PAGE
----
By Luka Vukos | July 16, 2019
A presentation by Luka Vukos – ‘Making a micro-budget film about artificial intelligence’. Presented as part of Blethers, an evening of academic storytelling from the University of Edinburgh, February 2019. Luka describes the making of the short film, ‘Lose Like a Human’. Lose Like a Human won Best Original Score and Audience Choice Award at Hyperdrive Sci-Fi & Fantasy Film Festival 2018.
By Luka Vukos | July 16, 2019
Scheherazade Khan | 10th July 2017.
The humanities in higher education are often looked down upon as a wasted pursuit. In the presence of doctors, engineers, scientists, policy makers and accountants, the humanities can be considered rather pointless. Most students in the arts are well accustomed to jokes regarding poor employment opportunities in our fields. Though these comments may hint at the difficult reality of job searching for those in the arts, generally humanities students have learnt to laugh along. We understand and have accepted that we did not choose this field for its financial potential but for a passion we felt determined to follow and explore.
Katie Goh | 15 May 2017
Under the Skin (Jonathan Glazer, 2014) opens with a bright white light shining into the audience, which then morphs into an eye over the span of five minutes, accompanied by a crescendo of buzzing violins. The opening is disturbing and abstract, setting the tone for the film’s sonic and visual imagery and for the alien language created by Mica Levi’s soundscape.
Mica Levi’s second film score was for Jackie (2016), Pablo Lerrain’s biopic of America’s most famous widow, first lady Jacqueline Kennedy. The film chronicles Jackie’s response to the aftermath of her husband’s assassination as she simultaneously processes her personal grief and works to mythologize her husband’s legacy. Both Lerrain and Glazer’s films are about alien femininity: whereas Under the Skin centres on a literal alien playing as woman, Jackie follows an alienated woman.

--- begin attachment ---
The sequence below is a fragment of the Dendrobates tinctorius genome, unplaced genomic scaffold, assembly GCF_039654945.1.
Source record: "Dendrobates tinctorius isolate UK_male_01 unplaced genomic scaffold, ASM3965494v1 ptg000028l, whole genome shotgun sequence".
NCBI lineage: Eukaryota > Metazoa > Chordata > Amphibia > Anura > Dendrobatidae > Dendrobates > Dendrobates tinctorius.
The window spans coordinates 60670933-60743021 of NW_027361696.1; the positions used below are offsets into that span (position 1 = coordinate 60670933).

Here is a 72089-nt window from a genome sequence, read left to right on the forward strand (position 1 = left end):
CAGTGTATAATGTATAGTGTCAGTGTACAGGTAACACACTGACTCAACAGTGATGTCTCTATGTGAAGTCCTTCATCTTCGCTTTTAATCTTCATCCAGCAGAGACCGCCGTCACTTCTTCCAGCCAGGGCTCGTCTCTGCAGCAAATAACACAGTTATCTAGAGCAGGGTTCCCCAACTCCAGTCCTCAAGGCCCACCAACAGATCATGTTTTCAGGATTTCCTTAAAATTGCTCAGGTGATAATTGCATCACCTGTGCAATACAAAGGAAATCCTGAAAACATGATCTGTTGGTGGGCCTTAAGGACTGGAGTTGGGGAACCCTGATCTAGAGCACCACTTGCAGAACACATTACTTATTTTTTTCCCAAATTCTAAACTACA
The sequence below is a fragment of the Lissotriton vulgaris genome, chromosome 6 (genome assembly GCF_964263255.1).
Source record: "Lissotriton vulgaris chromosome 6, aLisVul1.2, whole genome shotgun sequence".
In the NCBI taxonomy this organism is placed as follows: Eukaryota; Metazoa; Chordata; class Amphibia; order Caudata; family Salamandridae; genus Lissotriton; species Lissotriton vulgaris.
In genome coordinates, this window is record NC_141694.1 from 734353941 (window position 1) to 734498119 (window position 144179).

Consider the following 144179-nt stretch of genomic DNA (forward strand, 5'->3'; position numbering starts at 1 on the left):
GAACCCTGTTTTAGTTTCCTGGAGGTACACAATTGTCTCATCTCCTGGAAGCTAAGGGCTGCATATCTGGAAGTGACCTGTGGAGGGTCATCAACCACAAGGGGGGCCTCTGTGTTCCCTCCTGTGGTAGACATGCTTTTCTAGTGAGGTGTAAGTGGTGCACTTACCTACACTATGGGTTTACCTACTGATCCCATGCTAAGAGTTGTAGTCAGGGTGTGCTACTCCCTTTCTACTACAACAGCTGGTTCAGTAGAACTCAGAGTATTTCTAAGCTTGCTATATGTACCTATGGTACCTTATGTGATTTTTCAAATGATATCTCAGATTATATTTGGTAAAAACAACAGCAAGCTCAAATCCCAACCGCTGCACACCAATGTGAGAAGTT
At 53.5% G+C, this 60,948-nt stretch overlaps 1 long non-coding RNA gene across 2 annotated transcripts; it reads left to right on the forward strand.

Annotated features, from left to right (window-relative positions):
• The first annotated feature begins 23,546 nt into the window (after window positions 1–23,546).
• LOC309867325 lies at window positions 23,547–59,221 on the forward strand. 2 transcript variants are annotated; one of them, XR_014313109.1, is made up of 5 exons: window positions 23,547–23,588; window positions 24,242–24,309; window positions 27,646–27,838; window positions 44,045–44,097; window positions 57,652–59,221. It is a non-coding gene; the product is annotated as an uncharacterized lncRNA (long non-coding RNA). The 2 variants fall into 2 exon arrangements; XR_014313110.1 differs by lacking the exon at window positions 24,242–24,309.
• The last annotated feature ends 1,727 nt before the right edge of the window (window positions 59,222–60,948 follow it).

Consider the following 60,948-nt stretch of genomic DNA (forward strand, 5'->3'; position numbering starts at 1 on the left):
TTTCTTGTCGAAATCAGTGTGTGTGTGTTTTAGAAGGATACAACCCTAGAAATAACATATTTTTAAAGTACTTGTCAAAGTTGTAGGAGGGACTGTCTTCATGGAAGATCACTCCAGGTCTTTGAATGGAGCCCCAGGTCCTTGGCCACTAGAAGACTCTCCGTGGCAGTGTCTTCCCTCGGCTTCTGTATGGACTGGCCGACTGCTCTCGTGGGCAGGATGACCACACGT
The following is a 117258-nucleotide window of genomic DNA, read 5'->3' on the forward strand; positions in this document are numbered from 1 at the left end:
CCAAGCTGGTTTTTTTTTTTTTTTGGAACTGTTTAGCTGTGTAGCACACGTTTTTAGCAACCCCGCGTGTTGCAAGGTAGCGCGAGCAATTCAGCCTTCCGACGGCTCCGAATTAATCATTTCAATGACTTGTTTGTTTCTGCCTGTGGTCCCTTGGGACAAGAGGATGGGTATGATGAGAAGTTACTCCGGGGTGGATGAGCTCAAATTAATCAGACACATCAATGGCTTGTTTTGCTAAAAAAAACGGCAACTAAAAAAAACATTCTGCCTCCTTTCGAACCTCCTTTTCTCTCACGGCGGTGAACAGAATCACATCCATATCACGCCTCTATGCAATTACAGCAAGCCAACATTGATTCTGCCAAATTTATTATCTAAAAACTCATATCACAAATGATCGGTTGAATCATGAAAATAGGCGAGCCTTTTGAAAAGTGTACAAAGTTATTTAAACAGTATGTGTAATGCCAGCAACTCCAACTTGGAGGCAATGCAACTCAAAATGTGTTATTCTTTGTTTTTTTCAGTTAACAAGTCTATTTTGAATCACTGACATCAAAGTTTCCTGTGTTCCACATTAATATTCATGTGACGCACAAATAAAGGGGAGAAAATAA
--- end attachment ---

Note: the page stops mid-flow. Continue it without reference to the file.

Maria Torres-Quevedo | 20th February 2016.
Trigger Warning: Rape, Violence.
Westworld (2016) depicts a sci-fi not-too-distant future in which humans have mastered the art of artificial intelligence, and have used this to create a Western-style theme park in which real humans (almost exclusively white men) from the real world can live out their fantasies consequence-free with “non-human” robots.
The park ostensibly serves to allow its human patrons to “find themselves,” revealing their real desires in an environment designed to cater specifically to them. More interesting to me, however, is the self-discovery exemplified by the two female robots (hosts) around which much of the narrative centres.
Erden Göktepe | 9th January 2017.
(Warning: Spoilers Ahead!)